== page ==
They are simple to use and are capable of handling the connection forces. The stringer must be fully seated or bearing on the mechanical connector seat. And the correct type of fasteners must be used with the mechanical hardware. Deck and drywall screws instead of approved connector fasteners are sometimes used to fasten the connector to the framing, which is a major defect.

Notching and Overcutting Notching dimensional lumber to build cut stringers (see illustration below) is a common practice that takes into consideration only the depth of wood beneath the tread-riser notches as effective in resisting the applied load. For cut stringers, care should be taken not to overcut the limits of the notch.

Overcutting notches in stringers is a major defect. Overcutting of notches in the stair cut stringer at the tread-riser intersection is a common major defect caused by unskilled or careless carpenters. Overcutting weakens the stringer’s overall strength by reducing the effective depth of the stringer member. For example, a typical wood-framed stair stringer may have 15 risers. Each riser may be cut at 7¼ inches in height, with 10-1/2-inch-long treads, but the unit rise and unit run measurements will depend upon the total rise and total span of the staircase. See illustration below. The stringers are commonly cut of 2×10-inch or 2×12-inch boards made of spruce-pine-fir (SPF) or LVL. This configuration results in an effective throat depth on a 2×12-inch cut stringer of approximately 5 inches, and a total horizontal stringer span of 12 feet and 3 inches. The uniformity of risers and treads is a safety factor in any flight of stairs, inside or outside the home. The maximum variation between the highest and lowest risers is limited to 3/8-inch (9.5 mm). Variations in excess of the 3/8-inch tolerance could interfere with the rhythm of the stair user.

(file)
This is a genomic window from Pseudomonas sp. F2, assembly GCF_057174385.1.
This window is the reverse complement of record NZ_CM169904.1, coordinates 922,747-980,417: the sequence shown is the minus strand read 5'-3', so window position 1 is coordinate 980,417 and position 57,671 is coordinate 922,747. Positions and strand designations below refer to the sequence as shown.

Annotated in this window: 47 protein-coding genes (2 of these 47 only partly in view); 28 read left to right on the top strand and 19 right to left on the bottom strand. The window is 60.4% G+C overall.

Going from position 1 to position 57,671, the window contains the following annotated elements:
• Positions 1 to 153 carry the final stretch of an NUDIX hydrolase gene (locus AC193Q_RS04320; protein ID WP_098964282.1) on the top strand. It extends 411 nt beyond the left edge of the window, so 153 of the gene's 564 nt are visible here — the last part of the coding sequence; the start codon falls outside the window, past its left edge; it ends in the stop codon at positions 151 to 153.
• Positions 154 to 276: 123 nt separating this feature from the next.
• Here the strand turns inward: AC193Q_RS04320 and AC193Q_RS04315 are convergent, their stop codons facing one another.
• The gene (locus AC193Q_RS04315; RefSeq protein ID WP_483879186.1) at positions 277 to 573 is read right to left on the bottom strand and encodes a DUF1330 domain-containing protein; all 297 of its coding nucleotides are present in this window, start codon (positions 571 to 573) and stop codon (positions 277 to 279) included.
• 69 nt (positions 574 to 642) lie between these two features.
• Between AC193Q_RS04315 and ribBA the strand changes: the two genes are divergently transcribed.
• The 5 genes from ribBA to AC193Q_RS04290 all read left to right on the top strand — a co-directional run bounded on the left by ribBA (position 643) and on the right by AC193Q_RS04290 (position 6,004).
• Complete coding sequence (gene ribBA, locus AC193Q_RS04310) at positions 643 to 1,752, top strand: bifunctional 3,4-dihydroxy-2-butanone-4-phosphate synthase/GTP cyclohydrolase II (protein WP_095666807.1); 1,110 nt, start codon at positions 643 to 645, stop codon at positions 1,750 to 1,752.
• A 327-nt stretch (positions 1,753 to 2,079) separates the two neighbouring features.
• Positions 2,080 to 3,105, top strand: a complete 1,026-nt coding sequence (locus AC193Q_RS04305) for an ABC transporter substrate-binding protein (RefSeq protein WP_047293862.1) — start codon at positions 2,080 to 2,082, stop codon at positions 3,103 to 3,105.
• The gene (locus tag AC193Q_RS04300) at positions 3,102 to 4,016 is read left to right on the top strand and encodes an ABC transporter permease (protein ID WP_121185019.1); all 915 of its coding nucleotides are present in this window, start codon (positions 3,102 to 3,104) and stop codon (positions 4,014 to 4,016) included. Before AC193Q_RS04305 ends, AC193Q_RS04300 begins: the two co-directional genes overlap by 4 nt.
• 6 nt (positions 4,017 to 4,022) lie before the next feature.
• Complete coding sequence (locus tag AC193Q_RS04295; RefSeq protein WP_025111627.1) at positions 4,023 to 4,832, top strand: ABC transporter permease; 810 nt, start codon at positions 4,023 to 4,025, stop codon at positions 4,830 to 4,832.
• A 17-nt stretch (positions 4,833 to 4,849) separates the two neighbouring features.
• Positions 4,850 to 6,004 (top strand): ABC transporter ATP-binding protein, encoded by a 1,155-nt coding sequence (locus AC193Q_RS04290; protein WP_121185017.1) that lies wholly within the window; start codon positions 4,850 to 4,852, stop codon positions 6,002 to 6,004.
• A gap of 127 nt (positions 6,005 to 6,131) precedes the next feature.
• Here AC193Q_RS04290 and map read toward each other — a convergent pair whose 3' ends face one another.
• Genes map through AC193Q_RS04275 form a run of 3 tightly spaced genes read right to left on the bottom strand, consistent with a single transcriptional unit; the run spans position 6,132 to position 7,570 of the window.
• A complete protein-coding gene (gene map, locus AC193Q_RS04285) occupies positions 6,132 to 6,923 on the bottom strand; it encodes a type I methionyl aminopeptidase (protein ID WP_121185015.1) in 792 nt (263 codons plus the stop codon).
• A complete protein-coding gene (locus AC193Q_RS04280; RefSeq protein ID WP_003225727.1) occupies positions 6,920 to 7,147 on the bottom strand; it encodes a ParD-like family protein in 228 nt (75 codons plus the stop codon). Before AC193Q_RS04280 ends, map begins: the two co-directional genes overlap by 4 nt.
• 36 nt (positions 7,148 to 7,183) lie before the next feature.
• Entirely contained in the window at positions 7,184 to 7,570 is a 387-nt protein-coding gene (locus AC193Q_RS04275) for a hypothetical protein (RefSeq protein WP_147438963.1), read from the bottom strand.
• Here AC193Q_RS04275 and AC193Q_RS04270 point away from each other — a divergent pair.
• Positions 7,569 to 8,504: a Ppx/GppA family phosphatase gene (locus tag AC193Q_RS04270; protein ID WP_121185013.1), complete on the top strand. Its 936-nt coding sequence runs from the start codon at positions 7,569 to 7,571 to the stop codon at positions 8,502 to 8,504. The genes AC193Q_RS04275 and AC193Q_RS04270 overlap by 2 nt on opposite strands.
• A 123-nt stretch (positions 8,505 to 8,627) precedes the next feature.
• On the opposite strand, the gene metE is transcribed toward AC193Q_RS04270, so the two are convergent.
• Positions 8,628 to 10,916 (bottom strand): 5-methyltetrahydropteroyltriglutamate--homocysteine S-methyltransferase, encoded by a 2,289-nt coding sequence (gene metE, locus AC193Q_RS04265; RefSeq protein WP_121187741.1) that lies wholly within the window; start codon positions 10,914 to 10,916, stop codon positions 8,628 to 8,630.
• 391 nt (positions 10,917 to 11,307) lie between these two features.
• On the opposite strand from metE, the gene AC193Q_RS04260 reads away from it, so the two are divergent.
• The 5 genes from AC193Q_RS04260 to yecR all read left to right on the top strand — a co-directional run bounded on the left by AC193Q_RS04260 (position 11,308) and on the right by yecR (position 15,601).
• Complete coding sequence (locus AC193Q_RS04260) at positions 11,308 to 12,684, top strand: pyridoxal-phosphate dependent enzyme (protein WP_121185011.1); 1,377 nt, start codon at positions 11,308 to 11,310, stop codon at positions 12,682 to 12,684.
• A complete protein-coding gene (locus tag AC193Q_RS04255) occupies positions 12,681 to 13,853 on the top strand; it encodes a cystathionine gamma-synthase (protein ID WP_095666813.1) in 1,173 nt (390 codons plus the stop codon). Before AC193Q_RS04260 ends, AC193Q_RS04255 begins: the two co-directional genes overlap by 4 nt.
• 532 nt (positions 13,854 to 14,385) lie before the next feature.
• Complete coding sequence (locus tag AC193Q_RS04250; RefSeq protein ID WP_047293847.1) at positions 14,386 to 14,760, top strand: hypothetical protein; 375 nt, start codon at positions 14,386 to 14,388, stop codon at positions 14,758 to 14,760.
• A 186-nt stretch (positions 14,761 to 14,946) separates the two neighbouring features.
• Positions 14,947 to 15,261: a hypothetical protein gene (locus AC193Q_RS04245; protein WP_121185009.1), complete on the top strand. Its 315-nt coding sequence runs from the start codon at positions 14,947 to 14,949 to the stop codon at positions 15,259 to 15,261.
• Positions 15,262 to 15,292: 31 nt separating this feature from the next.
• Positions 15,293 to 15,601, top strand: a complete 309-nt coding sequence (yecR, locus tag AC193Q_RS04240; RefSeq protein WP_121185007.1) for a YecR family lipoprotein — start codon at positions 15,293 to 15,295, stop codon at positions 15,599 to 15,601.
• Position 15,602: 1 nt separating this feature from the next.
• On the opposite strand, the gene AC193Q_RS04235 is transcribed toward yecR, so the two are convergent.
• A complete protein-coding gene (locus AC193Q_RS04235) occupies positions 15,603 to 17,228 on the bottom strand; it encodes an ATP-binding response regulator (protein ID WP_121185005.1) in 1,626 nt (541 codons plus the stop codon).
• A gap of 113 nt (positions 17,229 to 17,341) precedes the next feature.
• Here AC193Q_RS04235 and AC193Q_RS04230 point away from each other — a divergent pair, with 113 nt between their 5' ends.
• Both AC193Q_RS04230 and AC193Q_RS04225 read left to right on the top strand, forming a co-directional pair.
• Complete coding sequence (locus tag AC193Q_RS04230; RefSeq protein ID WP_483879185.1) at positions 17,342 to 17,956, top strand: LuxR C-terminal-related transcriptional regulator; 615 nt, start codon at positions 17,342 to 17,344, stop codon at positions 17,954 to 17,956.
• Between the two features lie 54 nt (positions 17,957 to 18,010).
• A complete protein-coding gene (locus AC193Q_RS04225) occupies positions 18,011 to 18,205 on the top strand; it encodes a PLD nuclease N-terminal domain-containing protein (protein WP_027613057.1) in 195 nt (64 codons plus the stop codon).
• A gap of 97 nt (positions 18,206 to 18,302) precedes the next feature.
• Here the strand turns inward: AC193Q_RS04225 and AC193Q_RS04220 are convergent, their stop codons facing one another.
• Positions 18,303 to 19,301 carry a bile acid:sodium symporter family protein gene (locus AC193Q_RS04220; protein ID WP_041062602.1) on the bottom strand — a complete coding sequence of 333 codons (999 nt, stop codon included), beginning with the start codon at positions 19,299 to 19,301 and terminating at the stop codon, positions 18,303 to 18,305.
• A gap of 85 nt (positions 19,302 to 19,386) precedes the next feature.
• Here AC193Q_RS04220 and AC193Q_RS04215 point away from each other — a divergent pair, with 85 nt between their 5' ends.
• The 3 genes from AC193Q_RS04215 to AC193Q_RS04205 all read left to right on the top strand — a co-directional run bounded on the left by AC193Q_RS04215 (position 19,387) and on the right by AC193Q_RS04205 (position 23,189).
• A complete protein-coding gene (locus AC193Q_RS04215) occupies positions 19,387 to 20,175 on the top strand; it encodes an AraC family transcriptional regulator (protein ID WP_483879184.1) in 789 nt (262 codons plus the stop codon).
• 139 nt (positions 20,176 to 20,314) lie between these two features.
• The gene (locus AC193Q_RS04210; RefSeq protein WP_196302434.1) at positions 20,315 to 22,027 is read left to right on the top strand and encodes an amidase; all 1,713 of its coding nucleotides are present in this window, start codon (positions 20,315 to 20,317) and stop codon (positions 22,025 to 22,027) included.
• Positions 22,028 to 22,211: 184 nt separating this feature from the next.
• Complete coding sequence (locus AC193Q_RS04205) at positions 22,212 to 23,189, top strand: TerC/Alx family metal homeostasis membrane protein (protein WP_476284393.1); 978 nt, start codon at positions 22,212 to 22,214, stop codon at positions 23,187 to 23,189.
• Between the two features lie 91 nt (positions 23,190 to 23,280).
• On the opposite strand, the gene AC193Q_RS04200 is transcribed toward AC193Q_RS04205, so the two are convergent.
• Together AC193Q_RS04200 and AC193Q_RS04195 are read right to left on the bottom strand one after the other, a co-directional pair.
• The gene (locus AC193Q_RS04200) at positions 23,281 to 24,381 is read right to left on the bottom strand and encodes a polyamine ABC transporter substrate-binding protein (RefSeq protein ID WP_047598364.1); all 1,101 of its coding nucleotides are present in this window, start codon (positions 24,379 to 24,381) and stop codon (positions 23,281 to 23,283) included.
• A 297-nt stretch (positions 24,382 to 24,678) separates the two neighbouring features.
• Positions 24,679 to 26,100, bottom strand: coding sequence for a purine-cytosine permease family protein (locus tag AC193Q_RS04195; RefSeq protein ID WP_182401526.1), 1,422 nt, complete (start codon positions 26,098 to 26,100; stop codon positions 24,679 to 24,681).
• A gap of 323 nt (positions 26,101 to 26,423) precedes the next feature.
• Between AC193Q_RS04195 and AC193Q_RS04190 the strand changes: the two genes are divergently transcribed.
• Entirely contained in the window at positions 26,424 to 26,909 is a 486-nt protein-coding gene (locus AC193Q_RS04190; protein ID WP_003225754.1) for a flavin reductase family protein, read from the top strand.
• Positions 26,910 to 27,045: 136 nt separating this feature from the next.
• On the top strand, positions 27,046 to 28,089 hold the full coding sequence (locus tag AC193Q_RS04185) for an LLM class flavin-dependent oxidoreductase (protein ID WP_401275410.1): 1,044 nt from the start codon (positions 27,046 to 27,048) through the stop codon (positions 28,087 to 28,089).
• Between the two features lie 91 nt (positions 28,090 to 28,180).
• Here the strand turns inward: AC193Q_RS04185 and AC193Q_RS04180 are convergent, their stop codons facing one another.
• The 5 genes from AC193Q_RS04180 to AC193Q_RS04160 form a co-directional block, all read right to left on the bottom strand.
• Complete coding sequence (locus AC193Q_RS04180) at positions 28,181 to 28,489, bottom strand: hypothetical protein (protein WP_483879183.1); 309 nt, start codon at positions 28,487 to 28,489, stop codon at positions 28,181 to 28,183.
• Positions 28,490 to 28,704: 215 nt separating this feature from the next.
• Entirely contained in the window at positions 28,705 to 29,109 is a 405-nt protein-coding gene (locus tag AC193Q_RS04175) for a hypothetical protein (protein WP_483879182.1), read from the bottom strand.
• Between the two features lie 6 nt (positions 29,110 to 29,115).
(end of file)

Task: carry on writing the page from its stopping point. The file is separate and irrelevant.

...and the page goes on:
The most common location for a large variation between riser height is at the landings. The finish framer often needs to make adjustments to the rough stringers in order to meet this tolerance. Deflection Deflection is the degree to which an element of a structure changes shape when a load is applied.

When a load produces a deflection on a stringer that is too great, the component may fail. Structural systems and members must be designed to have adequate stiffness to limit deflection. Deflection limits are needed for the comfort of the occupants and so that the structural member’s deflection does not cause damage to other components of the supporting construction. The deflection of stair stringers is mostly ignored by builders in typical residential construction, but code limits should be applied. Deflection criteria are listed in the 2018 IBC Table 1604.3 and 2018 IRC R301.7. According to these tables, the most applicable limits for stair stringers are L/360 for live loads and L/240 for total loads.

  1. What L/360 means is that when you know the load criteria provided by code, the live load deflection of that member is limited to 1/360th of the span.
  2. To use a very simple example, a floor joist that is 360 inches in length would be permitted to deflect (sag) a maximum of 1 inch.
  3. The second number – the L/240 – is the total load, which is the live and dead loads added together.

If the floor joist’s live load deflection limit is L/360, the total load deflection limit is typically L/240. That means that the 360-inch floor joist would be allowed to have a total load deflection of 1-1/2 inches. Plastic Composite For an exterior stairway, plastic composite deck boards, stair treads, guards, and handrails may be used and must be installed in accordance with the locally adopted code and the manufacturer’s instructions.